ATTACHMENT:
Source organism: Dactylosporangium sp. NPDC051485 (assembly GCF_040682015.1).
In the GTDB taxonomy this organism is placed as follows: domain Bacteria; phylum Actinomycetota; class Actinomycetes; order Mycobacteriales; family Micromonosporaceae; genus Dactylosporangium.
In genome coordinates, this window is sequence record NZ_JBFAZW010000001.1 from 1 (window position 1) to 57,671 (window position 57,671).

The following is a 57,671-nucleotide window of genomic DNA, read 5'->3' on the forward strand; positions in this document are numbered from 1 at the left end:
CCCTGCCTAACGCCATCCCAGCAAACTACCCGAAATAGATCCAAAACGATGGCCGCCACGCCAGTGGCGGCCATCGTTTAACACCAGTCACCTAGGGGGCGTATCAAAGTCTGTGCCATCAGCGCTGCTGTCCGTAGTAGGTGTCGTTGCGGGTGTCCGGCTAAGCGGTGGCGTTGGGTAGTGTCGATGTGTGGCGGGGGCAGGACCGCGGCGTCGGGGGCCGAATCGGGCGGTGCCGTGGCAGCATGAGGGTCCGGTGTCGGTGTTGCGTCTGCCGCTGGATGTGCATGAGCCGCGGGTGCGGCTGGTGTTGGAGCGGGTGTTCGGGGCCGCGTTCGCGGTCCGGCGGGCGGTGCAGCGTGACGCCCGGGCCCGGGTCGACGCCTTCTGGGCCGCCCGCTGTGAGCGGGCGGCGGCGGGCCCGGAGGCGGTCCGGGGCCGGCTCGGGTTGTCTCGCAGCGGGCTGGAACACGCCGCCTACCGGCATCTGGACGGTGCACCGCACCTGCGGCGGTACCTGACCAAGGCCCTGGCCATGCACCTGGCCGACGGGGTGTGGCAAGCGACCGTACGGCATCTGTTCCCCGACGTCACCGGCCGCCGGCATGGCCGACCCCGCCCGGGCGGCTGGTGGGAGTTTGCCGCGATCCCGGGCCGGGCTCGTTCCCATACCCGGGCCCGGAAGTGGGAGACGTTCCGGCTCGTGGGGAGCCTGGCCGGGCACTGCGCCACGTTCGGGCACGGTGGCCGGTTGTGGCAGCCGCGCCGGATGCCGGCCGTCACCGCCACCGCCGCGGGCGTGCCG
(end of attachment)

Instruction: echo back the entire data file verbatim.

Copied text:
Source organism: Dactylosporangium sp. NPDC051485 (assembly GCF_040682015.1).
In the GTDB taxonomy this organism is placed as follows: domain Bacteria; phylum Actinomycetota; class Actinomycetes; order Mycobacteriales; family Micromonosporaceae; genus Dactylosporangium.
In genome coordinates, this window is sequence record NZ_JBFAZW010000001.1 from 1 (window position 1) to 57,671 (window position 57,671).

The following is a 57,671-nucleotide window of genomic DNA, read 5'->3' on the forward strand; positions in this document are numbered from 1 at the left end:
CCCTGCCTAACGCCATCCCAGCAAACTACCCGAAATAGATCCAAAACGATGGCCGCCACGCCAGTGGCGGCCATCGTTTAACACCAGTCACCTAGGGGGCGTATCAAAGTCTGTGCCATCAGCGCTGCTGTCCGTAGTAGGTGTCGTTGCGGGTGTCCGGCTAAGCGGTGGCGTTGGGTAGTGTCGATGTGTGGCGGGGGCAGGACCGCGGCGTCGGGGGCCGAATCGGGCGGTGCCGTGGCAGCATGAGGGTCCGGTGTCGGTGTTGCGTCTGCCGCTGGATGTGCATGAGCCGCGGGTGCGGCTGGTGTTGGAGCGGGTGTTCGGGGCCGCGTTCGCGGTCCGGCGGGCGGTGCAGCGTGACGCCCGGGCCCGGGTCGACGCCTTCTGGGCCGCCCGCTGTGAGCGGGCGGCGGCGGGCCCGGAGGCGGTCCGGGGCCGGCTCGGGTTGTCTCGCAGCGGGCTGGAACACGCCGCCTACCGGCATCTGGACGGTGCACCGCACCTGCGGCGGTACCTGACCAAGGCCCTGGCCATGCACCTGGCCGACGGGGTGTGGCAAGCGACCGTACGGCATCTGTTCCCCGACGTCACCGGCCGCCGGCATGGCCGACCCCGCCCGGGCGGCTGGTGGGAGTTTGCCGCGATCCCGGGCCGGGCTCGTTCCCATACCCGGGCCCGGAAGTGGGAGACGTTCCGGCTCGTGGGGAGCCTGGCCGGGCACTGCGCCACGTTCGGGCACGGTGGCCGGTTGTGGCAGCCGCGCCGGATGCCGGCCGTCACCGCCACCGCCGCGGGCGTGCCG